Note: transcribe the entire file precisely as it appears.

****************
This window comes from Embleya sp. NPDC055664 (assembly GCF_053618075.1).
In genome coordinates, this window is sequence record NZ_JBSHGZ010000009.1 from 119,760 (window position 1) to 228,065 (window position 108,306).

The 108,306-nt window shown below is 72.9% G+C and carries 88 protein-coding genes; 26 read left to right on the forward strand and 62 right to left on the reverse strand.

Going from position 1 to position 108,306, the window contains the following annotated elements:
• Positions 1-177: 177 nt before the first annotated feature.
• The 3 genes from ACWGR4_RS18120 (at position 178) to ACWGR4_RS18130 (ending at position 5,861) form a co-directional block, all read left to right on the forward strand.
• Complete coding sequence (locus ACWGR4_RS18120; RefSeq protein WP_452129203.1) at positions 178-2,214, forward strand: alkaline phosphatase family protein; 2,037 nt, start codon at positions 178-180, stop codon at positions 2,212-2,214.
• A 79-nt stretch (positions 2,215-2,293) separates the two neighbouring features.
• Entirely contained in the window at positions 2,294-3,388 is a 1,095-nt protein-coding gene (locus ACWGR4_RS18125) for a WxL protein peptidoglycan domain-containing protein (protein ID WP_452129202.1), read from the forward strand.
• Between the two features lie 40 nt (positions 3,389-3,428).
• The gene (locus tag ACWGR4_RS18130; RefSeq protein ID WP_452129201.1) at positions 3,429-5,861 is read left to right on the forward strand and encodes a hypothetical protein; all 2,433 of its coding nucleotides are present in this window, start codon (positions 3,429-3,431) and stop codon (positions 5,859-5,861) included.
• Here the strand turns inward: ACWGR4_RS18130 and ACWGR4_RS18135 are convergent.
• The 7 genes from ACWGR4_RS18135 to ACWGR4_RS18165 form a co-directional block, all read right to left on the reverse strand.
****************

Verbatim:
This window comes from Embleya sp. NPDC055664 (assembly GCF_053618075.1).
In genome coordinates, this window is sequence record NZ_JBSHGZ010000009.1 from 119,760 (window position 1) to 228,065 (window position 108,306).

The 108,306-nt window shown below is 72.9% G+C and carries 88 protein-coding genes; 26 read left to right on the forward strand and 62 right to left on the reverse strand.

Going from position 1 to position 108,306, the window contains the following annotated elements:
• Positions 1-177: 177 nt before the first annotated feature.
• The 3 genes from ACWGR4_RS18120 (at position 178) to ACWGR4_RS18130 (ending at position 5,861) form a co-directional block, all read left to right on the forward strand.
• Complete coding sequence (locus ACWGR4_RS18120; RefSeq protein WP_452129203.1) at positions 178-2,214, forward strand: alkaline phosphatase family protein; 2,037 nt, start codon at positions 178-180, stop codon at positions 2,212-2,214.
• A 79-nt stretch (positions 2,215-2,293) separates the two neighbouring features.
• Entirely contained in the window at positions 2,294-3,388 is a 1,095-nt protein-coding gene (locus ACWGR4_RS18125) for a WxL protein peptidoglycan domain-containing protein (protein ID WP_452129202.1), read from the forward strand.
• Between the two features lie 40 nt (positions 3,389-3,428).
• The gene (locus tag ACWGR4_RS18130; RefSeq protein ID WP_452129201.1) at positions 3,429-5,861 is read left to right on the forward strand and encodes a hypothetical protein; all 2,433 of its coding nucleotides are present in this window, start codon (positions 3,429-3,431) and stop codon (positions 5,859-5,861) included.
• Here the strand turns inward: ACWGR4_RS18130 and ACWGR4_RS18135 are convergent.
• The 7 genes from ACWGR4_RS18135 to ACWGR4_RS18165 form a co-directional block, all read right to left on the reverse strand.